It wouldn't be feasible for a school maths club, since the after-school clubs there are essentially child-minding services, but if I run a maths circle for pre-schoolers I'd be tempted to require some kind of parent-participation (like the dance classes I've been taking Helen to). Apart from the parents maybe having some fun too, getting them interested in aspects of mathematics is pedagogically important: they are still by far the most important models for their children.
Basic programming, with no infrastructure at all
Put your pre-schooler or toddler on your shoulders and explain to them that you will only obey three instructions: "forward" (on which you move forward one metre), "turn right" (on which you turn right 90 degrees) and "turn left" (on which you turn left). After carrying out an instruction, and with a short delay, you say some fixed response - "command complete" - to indicate readiness for the next instruction.
Then see if they can get the idea of controlling you like a robot, to navigate around obstacles perhaps, or just to get you where they want to be. That's basically the key ideas of programming: fixed instruction set, limited execution rate, ...
Ancient Egyptian mathematics
Here I'd follow Reimer's Count Like An Egyptian. This basically teaches ancient Egyptian methods for doing addition and multiplication and for representing and manipulating fractions, which are completely different to our standard methods (either of the present or of the 1950s).
One key thing that would be learnt from this is that different methods can exist for solving the same problem, and that there might not be any one best one. Also, if you only know one method for doing something like multiplication, it can be hard to separate the underlying abstraction from the particular method.
I suspect this is most suited to late primary school or early high school, perhaps as additional material for students who are bored. But with the right approach I wonder if it might not be useful for some students who've hit a mental block with the standard methods for doing arithmetic.
The 17 regular plane tiling patterns
I'm thinking of something following Part I of Conway et al.'s The Symmetries of Things. This book nicely illustrates how fast mathematics can climb from elementary foundations: Part II assumes solid group theory and Part III "will be completely understood only by a few professional mathematicians" (and is mostly beyond me), but most of Part I seems like it would be perfectly accessible to primary school children, if not pre-schoolers.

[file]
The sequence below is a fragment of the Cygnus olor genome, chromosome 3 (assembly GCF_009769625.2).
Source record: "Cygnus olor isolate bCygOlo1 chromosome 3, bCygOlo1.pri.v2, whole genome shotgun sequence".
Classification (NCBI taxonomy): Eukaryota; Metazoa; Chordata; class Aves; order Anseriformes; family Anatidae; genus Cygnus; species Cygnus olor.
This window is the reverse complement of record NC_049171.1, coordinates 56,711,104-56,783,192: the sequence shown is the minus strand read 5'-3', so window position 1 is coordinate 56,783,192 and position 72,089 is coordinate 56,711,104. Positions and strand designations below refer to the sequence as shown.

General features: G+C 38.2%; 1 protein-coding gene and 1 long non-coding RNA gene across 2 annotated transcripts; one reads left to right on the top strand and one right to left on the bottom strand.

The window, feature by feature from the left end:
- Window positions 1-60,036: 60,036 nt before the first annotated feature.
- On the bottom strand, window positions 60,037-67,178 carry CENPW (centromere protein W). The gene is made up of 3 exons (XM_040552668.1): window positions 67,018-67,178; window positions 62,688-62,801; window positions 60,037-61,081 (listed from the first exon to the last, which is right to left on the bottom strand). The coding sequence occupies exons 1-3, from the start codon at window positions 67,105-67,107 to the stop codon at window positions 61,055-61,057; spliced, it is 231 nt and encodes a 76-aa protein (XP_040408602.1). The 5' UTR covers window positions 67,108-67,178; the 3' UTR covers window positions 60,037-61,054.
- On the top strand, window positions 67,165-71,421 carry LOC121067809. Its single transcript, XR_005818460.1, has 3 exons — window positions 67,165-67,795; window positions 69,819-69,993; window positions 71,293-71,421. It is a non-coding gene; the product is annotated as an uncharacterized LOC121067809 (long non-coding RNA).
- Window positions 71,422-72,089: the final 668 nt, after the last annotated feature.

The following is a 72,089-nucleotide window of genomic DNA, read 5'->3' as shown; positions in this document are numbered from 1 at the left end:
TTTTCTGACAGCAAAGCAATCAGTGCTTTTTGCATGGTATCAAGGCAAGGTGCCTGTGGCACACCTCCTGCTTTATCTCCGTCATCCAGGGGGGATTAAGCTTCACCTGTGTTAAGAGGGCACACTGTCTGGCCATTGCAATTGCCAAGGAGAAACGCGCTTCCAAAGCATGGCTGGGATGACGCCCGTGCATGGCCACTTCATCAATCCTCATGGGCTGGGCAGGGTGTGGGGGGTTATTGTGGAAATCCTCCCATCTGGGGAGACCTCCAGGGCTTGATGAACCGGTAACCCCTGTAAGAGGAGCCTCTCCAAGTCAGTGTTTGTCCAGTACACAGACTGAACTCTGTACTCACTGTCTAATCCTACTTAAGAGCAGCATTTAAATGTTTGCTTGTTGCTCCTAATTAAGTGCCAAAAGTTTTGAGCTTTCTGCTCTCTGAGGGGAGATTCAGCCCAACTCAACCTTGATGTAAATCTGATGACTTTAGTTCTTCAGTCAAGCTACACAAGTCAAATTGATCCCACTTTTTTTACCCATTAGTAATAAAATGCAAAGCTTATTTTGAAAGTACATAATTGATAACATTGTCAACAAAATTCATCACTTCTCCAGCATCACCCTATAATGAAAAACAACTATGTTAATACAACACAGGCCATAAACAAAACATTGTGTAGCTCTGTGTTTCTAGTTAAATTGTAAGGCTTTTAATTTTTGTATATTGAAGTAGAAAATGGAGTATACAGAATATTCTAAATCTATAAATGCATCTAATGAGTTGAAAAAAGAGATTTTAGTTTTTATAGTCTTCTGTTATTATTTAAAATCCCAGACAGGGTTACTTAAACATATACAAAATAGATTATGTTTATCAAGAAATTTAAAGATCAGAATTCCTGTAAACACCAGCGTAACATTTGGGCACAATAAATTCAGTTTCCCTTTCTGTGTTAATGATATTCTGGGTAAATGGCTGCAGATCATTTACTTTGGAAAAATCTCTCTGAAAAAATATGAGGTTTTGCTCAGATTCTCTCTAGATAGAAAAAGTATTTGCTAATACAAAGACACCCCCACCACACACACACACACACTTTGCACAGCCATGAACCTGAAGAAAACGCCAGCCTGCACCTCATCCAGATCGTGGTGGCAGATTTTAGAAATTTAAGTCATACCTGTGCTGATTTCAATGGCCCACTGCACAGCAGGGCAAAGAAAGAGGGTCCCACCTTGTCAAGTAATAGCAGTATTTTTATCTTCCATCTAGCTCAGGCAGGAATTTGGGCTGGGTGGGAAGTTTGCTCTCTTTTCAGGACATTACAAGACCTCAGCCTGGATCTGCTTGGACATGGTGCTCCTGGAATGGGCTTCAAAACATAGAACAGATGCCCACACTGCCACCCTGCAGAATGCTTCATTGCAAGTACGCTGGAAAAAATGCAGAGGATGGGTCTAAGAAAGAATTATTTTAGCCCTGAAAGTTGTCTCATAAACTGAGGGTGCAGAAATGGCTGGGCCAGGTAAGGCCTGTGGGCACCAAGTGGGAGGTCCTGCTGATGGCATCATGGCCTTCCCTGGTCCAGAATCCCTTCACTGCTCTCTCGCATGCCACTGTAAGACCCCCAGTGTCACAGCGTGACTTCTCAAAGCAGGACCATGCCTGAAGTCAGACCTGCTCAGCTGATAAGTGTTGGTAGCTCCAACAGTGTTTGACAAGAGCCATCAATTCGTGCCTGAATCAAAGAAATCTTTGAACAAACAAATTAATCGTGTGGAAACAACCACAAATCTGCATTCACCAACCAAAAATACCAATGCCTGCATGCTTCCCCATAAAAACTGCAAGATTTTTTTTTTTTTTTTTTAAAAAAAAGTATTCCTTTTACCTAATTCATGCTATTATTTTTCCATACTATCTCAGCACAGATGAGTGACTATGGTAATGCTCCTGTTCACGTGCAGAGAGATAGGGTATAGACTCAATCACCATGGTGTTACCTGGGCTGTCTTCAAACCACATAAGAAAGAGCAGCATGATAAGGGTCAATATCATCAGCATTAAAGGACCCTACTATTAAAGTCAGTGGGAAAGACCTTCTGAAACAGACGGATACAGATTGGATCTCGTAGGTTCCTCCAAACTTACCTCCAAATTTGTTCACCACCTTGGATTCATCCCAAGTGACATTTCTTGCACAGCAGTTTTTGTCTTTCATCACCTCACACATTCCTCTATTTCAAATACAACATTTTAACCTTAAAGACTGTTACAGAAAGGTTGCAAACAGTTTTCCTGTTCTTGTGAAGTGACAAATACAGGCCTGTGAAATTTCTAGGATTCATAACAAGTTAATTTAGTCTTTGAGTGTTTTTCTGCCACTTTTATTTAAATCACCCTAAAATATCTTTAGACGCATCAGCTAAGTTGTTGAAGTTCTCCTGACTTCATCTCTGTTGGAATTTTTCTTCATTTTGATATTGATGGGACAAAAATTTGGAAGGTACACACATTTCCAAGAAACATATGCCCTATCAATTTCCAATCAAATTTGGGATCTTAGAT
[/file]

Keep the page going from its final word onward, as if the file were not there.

In particular, it doesn't require any arithmetic and it is incremental. So we could just look at the kaleidoscope patterns and have fun with those, then add the gyrations, and leave the "wonders" and "miracles" for later. Also Conway et. al. work backwards, simply assuming a Magic Theorem in their classification — and this is stated in terms of dollars, almost as if they were contemplating school use! — then proving that using Euler's formula, and only right at the end proving that.
There are lots of lovely illustrations of the patterns involved (and Chaim Goodman-Strauss has a web site with versions of these). And much of this could be interactive: finding mirror lines using a mirror, drawing them, playing with a kaleidoscope, pinning copies of patterns and rotating them to find gyration points, and so forth.
This is probably suitable for 6+ olds, but I was so impressed by the presentation that I had to restrain myself from trying to explain it to Helen.
Teach the times tables backwards
All of the effort that goes into memorising times tables does nothing to bring students closer to such wonderful numbers as 37 and 71! Instead of (or as well as) learning the times tables normally, teach them the first 150 or so natural numbers, and whether they are prime or not and what their prime decompositions are. It is at least as important that 16 is 24 as that it is 4x4 or 2x8.
Goldbach's Conjecture, Cantor Diagonalisation, and so forth
There are still unsolved conjectures in mathematics whose statement is quite elementary. Not showing children some of these would be criminal.
Similarly for problems that have been solved but whose solution is difficult or opaque: the four colour theorem, for example.
Conversely, there are some quite striking results that can be demonstrated with relatively elementary mathematics. I went through a phase in my teens and twenties when I used to try to explain Cantor diagonalisation and the difference between countable and uncountable infinities to all my friends, no matter how little mathematics they had done. It just seemed like so much fun, and the only setup (assuming familiarity with fractions and decimals) is explaining comparison of cardinalities by bijection/injection (and perhaps proof by reductio).
During my high school years I sat problem-solving competitions, went to after school classes, went to a National Mathematics Summer School, and so forth. But I've forgotten pretty much everything I did then, so if comes to teaching that kind of thing to high school students I'm going to need a refresher. (I should read George Polya's How to Solve It.) When it comes to that point, though, there's the UK Mathematics Trust to fall back on, and other more formal resources.
Next: see my followup, two and a half years later "mathematics approaching 6".
My experience --- while by no means systematic --- is that "problem solving" has become a hypertrophied, inward-looking, overly-competitive thing in selective American high schools and colleges. (Look up the Putnam competition some time.) My brief encounter with it as a student was pretty repulsive. As a teacher I've acquired the impression that those who get into it need considerable de-programming to actually do research. _How to Solve It_ is genuinely great, but I think the institutional lessons taken from it have been unproductive.